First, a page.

Nerd Caliber
Nerd Lifestyle Magazine


Cosplay & Style

March 22, 2012

The Photography of “SoulCrash” Ron

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Written by: E. Ortiz
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“SoulCrash” Ron aka Ronald Ladao has been involved in photography, including cosplay photography, for over ten years. In his interview with us today, he shared with us about he “accidently” became involved in photography, the issues cosplayers face today, cosplay evolvingfrom the underground to the mainstream, and useful tips for novice photographers who want to advance to the next level of picture-taking.

*****

Tell us about yourself. What were some of your major influences growing up?

I’m “SoulCrash” Ron Ladao, age 27, I’m a car parts resale representative for Toyota. But people mostly know me as the photographer that goes to (mostly anime) conventions. For major influences… I don’t really have one. Yet, the people whom I interacted with give me the stride to become a better photographer. From them I understood what people like in a picture, or just in life in general.

Describe how you were first acquainted with cosplay and photography?

How I first became acquainted with cosplay… It was because of my older sister, who videotaped the FIRST Anime Central back in 1998. Watching that tape made me wanna go to Anime Central the following year with a video camera and film the cosplay contest. I think it was a message from an AOL (America Online, for the younger generation) message board where someone asked for a copy of the Anime Central cosplay contest. I took on the reply, and later that became the very first cosplay friend I had. And because of him, I borrowed one of his cosplays, which happen to be Ash Ketchum from Pokemon. And the rest is history. I guess that’s how I started cosplaying.

As for photography, it really first started back in high school when I did yearbook photos on a Canon SLR (not DSLR) camera. Then that stopped and I went through automotive school for… what else, Automotive Technology. I landed a job in a Toyota car dealership.

As time passed, I was hanging with one my cosplay buddies. One of them had a Nikon DSLR camera. I checked his out, played with it a bit. But that wasn’t the kicker on how it happened…

It all happened when I bought a Scion from work, after a car accident with my Toyota Corolla. I somehow joined a car club and became their “media specialist” because I was the guy with a really good video camera. Cause of that “title,” I had a random urge to get a DSLR camera. I listened to my radio during my drives and heard a radio ad for the Nikon D60 camera. Without paying much attention towards the review for that camera, I bought it just on impulse. When I first bought it, it was during a club meeting. Took some random shots and then one of my members informed the other members that there’s a car gathering down the road at another dealership. Without any proper training on how to use a DSLR camera, I went towards the event. The owner of that dealership thought I was l33t and asked me to take some shots for them and I was like… @.@ wut?? Did a few shots with some of the knowledge that I previous knew and that’s about it from there.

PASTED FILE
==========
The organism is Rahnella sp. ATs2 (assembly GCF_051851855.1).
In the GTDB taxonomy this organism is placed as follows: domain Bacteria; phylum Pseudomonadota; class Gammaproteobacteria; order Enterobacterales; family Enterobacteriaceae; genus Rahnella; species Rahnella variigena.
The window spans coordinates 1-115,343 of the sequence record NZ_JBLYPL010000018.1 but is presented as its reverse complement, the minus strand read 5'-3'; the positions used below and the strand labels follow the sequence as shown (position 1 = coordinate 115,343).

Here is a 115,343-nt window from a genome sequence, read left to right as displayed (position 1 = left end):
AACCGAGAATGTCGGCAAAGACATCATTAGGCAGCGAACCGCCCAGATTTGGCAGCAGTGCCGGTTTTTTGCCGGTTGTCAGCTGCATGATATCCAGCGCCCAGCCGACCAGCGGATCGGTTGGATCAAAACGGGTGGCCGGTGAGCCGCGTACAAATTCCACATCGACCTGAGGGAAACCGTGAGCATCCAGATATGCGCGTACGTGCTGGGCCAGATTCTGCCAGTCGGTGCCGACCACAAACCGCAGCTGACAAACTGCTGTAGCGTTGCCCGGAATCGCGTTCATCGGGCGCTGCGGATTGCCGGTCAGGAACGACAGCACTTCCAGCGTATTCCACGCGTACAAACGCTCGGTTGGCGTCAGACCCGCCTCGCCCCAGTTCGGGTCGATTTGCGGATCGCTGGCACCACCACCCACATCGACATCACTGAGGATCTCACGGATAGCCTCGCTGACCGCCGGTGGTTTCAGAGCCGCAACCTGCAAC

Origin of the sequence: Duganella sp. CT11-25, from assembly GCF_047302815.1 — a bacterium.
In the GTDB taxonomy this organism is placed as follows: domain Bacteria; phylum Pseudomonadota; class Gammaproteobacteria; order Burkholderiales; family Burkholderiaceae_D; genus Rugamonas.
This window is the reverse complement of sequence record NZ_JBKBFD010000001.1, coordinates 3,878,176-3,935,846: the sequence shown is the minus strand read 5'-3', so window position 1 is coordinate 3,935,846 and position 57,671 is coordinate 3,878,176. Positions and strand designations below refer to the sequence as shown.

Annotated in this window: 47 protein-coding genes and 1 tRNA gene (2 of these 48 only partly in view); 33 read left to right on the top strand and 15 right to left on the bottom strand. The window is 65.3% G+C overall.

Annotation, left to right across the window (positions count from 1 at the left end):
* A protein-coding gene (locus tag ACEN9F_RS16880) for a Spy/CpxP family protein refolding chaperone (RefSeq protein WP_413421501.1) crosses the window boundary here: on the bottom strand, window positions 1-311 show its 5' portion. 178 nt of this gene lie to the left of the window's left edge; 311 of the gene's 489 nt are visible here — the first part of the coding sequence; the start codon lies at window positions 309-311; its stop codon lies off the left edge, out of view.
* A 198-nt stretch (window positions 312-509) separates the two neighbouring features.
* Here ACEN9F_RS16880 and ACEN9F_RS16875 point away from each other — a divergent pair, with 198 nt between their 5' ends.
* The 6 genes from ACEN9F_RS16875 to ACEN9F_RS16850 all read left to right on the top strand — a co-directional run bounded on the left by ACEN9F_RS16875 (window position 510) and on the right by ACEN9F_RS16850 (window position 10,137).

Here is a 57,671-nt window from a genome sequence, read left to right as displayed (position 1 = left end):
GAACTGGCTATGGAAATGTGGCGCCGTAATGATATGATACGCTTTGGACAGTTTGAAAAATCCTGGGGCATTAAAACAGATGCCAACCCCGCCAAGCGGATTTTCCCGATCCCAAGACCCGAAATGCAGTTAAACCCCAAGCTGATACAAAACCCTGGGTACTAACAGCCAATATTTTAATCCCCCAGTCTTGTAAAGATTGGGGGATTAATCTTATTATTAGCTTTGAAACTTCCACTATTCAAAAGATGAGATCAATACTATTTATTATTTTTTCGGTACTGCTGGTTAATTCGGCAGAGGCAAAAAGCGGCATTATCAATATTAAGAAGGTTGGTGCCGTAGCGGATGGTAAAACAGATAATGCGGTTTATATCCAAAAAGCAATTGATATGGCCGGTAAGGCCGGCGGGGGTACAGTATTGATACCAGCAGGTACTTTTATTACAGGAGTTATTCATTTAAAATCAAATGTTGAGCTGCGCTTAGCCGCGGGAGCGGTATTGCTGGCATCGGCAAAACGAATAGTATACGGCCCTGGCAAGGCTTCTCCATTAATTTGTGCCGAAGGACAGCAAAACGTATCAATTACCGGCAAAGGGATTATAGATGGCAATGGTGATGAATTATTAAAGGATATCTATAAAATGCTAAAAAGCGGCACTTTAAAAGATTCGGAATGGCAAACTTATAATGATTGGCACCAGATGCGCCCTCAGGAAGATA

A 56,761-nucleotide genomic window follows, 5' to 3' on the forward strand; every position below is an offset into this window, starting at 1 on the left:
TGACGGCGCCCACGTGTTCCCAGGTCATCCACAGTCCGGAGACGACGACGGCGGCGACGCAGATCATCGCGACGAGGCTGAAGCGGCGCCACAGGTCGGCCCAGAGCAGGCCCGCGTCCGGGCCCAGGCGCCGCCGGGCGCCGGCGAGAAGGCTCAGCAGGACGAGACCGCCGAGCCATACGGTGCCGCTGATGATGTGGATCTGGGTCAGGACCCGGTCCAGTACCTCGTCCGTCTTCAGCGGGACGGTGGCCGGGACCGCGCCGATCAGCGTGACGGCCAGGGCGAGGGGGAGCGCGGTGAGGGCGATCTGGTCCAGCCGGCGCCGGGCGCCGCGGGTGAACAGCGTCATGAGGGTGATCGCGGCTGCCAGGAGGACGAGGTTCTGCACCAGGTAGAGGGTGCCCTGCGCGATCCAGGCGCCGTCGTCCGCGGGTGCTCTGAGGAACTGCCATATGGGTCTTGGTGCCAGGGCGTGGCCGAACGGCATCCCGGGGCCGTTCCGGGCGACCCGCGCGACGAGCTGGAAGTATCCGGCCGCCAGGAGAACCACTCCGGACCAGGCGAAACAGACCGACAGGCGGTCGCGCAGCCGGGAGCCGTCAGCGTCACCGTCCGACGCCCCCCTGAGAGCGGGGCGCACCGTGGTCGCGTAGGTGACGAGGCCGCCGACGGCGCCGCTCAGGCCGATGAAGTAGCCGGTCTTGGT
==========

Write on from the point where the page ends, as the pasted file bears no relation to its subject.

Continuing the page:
My curiosity of the Nikon D60 DSLR camera kicked in. I took that camera with me when there was a cosplay hangout and took a few candid shots. I started understanding about shutter speed, aperture, and ISO. I learned what RAW is and how much impact it can do in a photo during post processing. Then learned how flash can be used and modified. Every time I used it, every mistake I made, I learn something new on my own. Yet, it didn’t give me an understanding of what I’m doing.

My cosplay peeps started liking what I shot with just a basic consumer brand camera. That’s where most of my pride came from for my photography.

What is the allure of cosplay? Why do you feel cosplay is becoming more popular worldwide?

I think the community aspect was my allure to cosplay. The cosplayers I hung out with away from the cons have some interesting stories about their cosplay knowledge and skills.

As for why I think cosplay is becoming more popular worldwide, I haven’t thought about it much. If I have to take a guess, it is the (underground) coverage it gets. It’s like an easy way to get notice if you have the mad sewing/craft skills, or the (I hate to say this, but I’m going to be honest) sexiest body to show off. :l

What are some of the biggest changes you’ve seen happen to the cosplay community in the last ten years?

I gotta say it’s the accessibility on the cosplays. Back in the early 2000s, when cosplayers had no cosplay sewing skills, they had to rely on store bought cosplays. It’s stupid easy to cosplay characters from Lupin the 3rd, or Nabeshin of Excel Saga (and the other series that he appeared in).

Now-a-days you can find a good amount of tailors that cater to cosplays, or find a pre-made cosplay for a reasonable price. But, those pre-made cosplay isn’t what you think the quality will be. Like that one time where I cosplayed as Naruto. I ordered a “large size” version of it. The neck size was too small, but the pants was 3 sizes too big…. wtf… ._.

So pretty much anyone can cosplay now-a-days regardless of skill….

What has been the worst or best experience so far as a cosplay photographer?